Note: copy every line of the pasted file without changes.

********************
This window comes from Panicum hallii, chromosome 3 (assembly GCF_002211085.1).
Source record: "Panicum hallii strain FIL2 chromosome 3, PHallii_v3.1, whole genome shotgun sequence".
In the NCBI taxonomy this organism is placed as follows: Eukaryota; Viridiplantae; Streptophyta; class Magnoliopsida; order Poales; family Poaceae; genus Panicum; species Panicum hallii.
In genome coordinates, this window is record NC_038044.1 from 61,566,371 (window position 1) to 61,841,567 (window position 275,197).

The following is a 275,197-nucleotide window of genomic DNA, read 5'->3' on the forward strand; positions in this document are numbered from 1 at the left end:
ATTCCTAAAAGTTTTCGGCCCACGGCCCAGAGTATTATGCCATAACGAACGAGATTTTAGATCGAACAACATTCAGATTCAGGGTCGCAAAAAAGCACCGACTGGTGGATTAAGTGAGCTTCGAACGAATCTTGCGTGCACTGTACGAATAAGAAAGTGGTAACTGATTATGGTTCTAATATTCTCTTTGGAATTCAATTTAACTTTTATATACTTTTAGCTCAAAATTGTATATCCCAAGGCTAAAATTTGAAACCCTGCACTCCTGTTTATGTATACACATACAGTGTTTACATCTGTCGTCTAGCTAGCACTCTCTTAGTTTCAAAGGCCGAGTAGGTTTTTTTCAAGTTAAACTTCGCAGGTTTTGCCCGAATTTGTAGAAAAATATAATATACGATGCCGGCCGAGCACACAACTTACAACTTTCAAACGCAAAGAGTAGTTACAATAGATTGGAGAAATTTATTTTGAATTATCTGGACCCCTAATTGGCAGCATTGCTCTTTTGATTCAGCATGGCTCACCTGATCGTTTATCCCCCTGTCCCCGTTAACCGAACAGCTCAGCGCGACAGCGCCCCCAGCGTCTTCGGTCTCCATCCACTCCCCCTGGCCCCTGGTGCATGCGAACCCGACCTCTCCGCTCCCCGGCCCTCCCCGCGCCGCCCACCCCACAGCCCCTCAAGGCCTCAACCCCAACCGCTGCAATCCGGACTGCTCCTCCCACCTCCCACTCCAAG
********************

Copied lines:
This window comes from Panicum hallii, chromosome 3 (assembly GCF_002211085.1).
Source record: "Panicum hallii strain FIL2 chromosome 3, PHallii_v3.1, whole genome shotgun sequence".
In the NCBI taxonomy this organism is placed as follows: Eukaryota; Viridiplantae; Streptophyta; class Magnoliopsida; order Poales; family Poaceae; genus Panicum; species Panicum hallii.
In genome coordinates, this window is record NC_038044.1 from 61,566,371 (window position 1) to 61,841,567 (window position 275,197).

The following is a 275,197-nucleotide window of genomic DNA, read 5'->3' on the forward strand; positions in this document are numbered from 1 at the left end:
ATTCCTAAAAGTTTTCGGCCCACGGCCCAGAGTATTATGCCATAACGAACGAGATTTTAGATCGAACAACATTCAGATTCAGGGTCGCAAAAAAGCACCGACTGGTGGATTAAGTGAGCTTCGAACGAATCTTGCGTGCACTGTACGAATAAGAAAGTGGTAACTGATTATGGTTCTAATATTCTCTTTGGAATTCAATTTAACTTTTATATACTTTTAGCTCAAAATTGTATATCCCAAGGCTAAAATTTGAAACCCTGCACTCCTGTTTATGTATACACATACAGTGTTTACATCTGTCGTCTAGCTAGCACTCTCTTAGTTTCAAAGGCCGAGTAGGTTTTTTTCAAGTTAAACTTCGCAGGTTTTGCCCGAATTTGTAGAAAAATATAATATACGATGCCGGCCGAGCACACAACTTACAACTTTCAAACGCAAAGAGTAGTTACAATAGATTGGAGAAATTTATTTTGAATTATCTGGACCCCTAATTGGCAGCATTGCTCTTTTGATTCAGCATGGCTCACCTGATCGTTTATCCCCCTGTCCCCGTTAACCGAACAGCTCAGCGCGACAGCGCCCCCAGCGTCTTCGGTCTCCATCCACTCCCCCTGGCCCCTGGTGCATGCGAACCCGACCTCTCCGCTCCCCGGCCCTCCCCGCGCCGCCCACCCCACAGCCCCTCAAGGCCTCAACCCCAACCGCTGCAATCCGGACTGCTCCTCCCACCTCCCACTCCAAG